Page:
In order to stimulate meaningful Participation it is necessary to promote new tools that really focus on the perspectives, needs and capacities of citizens. These tools should still grant municipal authorities the privileged role they deserve in participation, but withdraw from them an “absolute” power and control, in order to open up their monopoly of civic engagement tools and processes.
The Spanish context: a privileged “window of opportunity”
Last years’ events have shown how in Spain there is a growing share of citizens that are not only worried about the crisis and its social effects, but are also willing to act together and work with others to help those in need. Thus, thousands of neighbors have met in public squares, organized assemblies, formed groups… to dialogue with each other and organize actions that ameliorate the general situation.
They are aware that government alone is not going to provide the solutions. In fact, in many cases governments are rather seen as part of the problem, as their actions (and/or inaction) are contributing to aggravate social emergencies. Hence, people have created different initiatives that have acted in diverse areas, like sanitary exclusion, unfair evictions or infant malnutrition. These groups have strongly networked between them and their actions have combined cooperation with public institutions with autonomous actions, and also with pressure or even opposition to public authorities when it became unavoidable.
But this kind of citizens’ collaborative work has proven to be very difficult, as there is a shortage of tools and methods that support it effectively. Social networks like Facebook and Twitter are good to spread news and give visibility to salient initiatives but they are not well suited to sustain local, on-going, fractal efforts, or replicate them. There is a strong need from social movements to improve their civic connectivity by means of new tools and new sources of knowledge and guidance. Local authorities, on their side, often feel frustrated because of their inability to connect with the citizenry and get to know about their concerns.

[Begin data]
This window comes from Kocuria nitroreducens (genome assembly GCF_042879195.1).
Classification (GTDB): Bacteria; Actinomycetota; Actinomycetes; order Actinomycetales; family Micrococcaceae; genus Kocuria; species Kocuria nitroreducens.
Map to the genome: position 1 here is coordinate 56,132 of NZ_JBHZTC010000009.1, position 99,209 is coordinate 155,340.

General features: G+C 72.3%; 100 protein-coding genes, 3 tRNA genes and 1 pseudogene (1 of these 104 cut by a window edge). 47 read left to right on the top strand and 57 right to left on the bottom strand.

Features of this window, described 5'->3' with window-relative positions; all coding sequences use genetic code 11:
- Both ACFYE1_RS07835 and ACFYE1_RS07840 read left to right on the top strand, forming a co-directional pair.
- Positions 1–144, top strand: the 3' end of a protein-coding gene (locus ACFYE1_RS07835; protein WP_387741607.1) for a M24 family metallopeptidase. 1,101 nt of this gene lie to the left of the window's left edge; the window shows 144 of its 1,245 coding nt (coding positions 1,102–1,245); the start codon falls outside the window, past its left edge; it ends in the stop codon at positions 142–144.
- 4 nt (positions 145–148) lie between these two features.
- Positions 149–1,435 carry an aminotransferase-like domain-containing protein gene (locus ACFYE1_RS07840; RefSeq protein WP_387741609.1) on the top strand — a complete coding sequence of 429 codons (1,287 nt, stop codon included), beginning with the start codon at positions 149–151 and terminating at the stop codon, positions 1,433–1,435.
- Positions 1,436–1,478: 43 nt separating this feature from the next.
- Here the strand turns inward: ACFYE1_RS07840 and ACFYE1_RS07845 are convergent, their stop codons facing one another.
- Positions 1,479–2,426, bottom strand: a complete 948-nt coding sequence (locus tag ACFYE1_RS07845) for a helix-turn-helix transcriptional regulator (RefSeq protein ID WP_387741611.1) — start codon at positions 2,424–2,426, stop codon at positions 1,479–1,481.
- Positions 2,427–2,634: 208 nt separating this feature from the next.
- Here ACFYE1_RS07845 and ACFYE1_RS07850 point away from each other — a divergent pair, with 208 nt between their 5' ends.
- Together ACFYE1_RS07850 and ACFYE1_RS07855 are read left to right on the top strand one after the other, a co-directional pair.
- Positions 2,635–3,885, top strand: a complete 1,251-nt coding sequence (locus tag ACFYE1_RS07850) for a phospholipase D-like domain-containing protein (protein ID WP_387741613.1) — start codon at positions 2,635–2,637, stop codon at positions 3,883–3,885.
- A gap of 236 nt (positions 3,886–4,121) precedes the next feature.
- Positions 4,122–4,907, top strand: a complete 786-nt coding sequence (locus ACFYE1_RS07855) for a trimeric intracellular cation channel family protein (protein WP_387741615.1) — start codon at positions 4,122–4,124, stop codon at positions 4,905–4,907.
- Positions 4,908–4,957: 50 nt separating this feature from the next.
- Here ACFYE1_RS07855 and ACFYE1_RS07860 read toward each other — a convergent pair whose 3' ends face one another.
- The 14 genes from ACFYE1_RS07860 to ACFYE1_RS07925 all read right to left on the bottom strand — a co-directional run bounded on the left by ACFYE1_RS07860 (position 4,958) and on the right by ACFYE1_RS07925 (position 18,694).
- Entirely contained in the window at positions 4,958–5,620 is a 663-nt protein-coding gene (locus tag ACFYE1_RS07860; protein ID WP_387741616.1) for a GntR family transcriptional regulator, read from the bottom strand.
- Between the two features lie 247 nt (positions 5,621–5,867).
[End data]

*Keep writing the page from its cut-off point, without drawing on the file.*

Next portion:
There is an unfulfilled need for tools and methods that enhance the ability of both citizens and politicians to work together in solving their daily problems, and thus promote a renewal of politics. Tools that are powerful and attractive, and have been specifically designed to meet local actors’ needs and empower them to act in a symbiotic, deliberative way. Tools that not only seek to strengthen the capacity of the government to establish a collaborative and ongoing dialogue with citizens, but also empower citizens themselves to interconnect with each other autonomously and coordinate actions, initiatives and resources that are necessary to address their civic interests.
Concrete “pain points” that need to be solved
Currently it is difficult for citizens, first of all, to get to know about all civic activities and events happening in their city that match their interests. It is also difficult for citizen groups, Civil Society Organizations (CSO) and social movements to reach out beyond the “usual suspects” and those who are already connected to them, a problem that local administrations suffer too. For them it is, additionally, very difficult to know what citizens want and what they are worried about.